Cost of a Healthy Diet
The U.S. Department of Agriculture (USDA) estimates that a liberal monthly grocery budget costs the average American woman and man anywhere from $301 to $370, depending on their age.
Participants in our study, including very conscious eaters, spent less than the U.S. average on groceries. However, their average monthly food cost, including supplements and dining out, fell in line with the USDA’s estimations, except for very health-conscious consumers who spent $382, on average.
For many, being healthy may also mean taking supplements, ranging from coconut oil to multivitamins. Dietary supplements are a $30 billion industry, but experts continue to question their necessity. Although limited evidence suggests these products put consumers at a health benefit, 43% of the participants in our study reported spending $10 to $29 on supplements each month – with some spending upward of $70. Millennials ($30) were the biggest purchasers.
Multivitamins were the most popular supplement among millennials (66%), baby boomers (61%), and Gen Xers (60%), followed by vitamin C or D and B12. Although it hasn’t caught on with the other generations as fast, 17% of millennials reported using CBD.
Power of Social Media
A recent study done on adolescents found a connection between social media use and behaviors associated with eating disorders. It seems this type of influence isn’t unique to young people, though. One in 3 women and 1 in 5 men in our study reported feeling self-conscious about their eating habits due to social media.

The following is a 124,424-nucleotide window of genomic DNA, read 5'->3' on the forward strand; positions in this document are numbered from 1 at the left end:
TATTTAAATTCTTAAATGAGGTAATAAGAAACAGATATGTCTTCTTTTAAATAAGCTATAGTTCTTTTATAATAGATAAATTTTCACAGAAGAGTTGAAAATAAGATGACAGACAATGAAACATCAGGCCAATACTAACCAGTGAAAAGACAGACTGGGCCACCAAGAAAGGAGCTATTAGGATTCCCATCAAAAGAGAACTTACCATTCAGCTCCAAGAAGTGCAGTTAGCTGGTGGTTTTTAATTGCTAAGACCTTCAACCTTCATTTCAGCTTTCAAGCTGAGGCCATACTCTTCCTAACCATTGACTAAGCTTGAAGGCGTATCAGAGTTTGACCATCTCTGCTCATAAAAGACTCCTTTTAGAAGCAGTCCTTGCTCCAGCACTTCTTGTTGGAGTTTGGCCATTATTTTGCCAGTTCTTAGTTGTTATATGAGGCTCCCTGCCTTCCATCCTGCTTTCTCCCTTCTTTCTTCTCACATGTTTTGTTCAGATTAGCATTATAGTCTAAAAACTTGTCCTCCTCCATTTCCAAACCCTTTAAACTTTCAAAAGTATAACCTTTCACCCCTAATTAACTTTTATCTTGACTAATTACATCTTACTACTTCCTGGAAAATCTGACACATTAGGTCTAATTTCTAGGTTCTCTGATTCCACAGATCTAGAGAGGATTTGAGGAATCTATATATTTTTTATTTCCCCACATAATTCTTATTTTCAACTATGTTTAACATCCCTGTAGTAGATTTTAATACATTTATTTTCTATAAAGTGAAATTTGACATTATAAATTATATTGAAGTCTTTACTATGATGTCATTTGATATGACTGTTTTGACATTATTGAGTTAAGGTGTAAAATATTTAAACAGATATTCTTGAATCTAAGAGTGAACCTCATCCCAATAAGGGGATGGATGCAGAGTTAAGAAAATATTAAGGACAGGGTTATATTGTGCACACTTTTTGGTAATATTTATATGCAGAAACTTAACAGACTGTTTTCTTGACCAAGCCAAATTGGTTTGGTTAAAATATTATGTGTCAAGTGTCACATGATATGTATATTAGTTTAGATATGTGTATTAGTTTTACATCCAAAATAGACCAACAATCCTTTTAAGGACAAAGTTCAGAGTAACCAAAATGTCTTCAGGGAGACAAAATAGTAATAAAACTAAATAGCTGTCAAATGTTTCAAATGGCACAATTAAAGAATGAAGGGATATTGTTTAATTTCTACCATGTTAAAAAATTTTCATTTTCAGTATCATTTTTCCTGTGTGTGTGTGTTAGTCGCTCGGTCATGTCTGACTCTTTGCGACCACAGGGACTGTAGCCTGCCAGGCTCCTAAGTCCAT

Forty-three percent of people did not follow any health-related Instagram accounts, but 23% followed five or more, compared to 34% who followed fewer than five. Individuals who identified as very health-conscious were likely to follow the most number of health-related Instagram accounts: seven, on average. This suggests they would be most at risk because 48% of people who followed five or more health accounts reported feeling self-conscious about their eating habits.
Staying on Track
People may turn to “experts” to guide their nutritional needs because they believe some food might be harmful. While it is true that some food products, like sugary treats, don’t have ample health benefits, most things in moderation won’t hurt you. Our findings show that most people restrict certain food items from their diets, and others even isolate themselves to avoid consuming “bad” food.
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Methodology and Limitations
We surveyed 1,000 people about their relationship with food to explore how people feel about their eating habits in relation to their health. Our survey respondents were 50% male, 50% female, and around three respondents identified as nonbinary. Respondents ranged in age from 18 to 78 with a mean age of 38 and a standard deviation of 13 years. We did not have a validated scale for health satisfaction, so we created our own from 1 to 5, with 1 being “not very satisfied” and 5 being “very satisfied.” Our project data are exploratory, and survey data have limitations, such as telescoping and exaggeration. Hypotheses were not statistically tested.
Fair Use Statement
There are many ideas about what makes food good or bad, and we believe our research offers a critical perspective. So, please share our findings and assets with others for noncommercial reuse. But do us a favor and link back to this page where readers can find the complete study and review our methodology.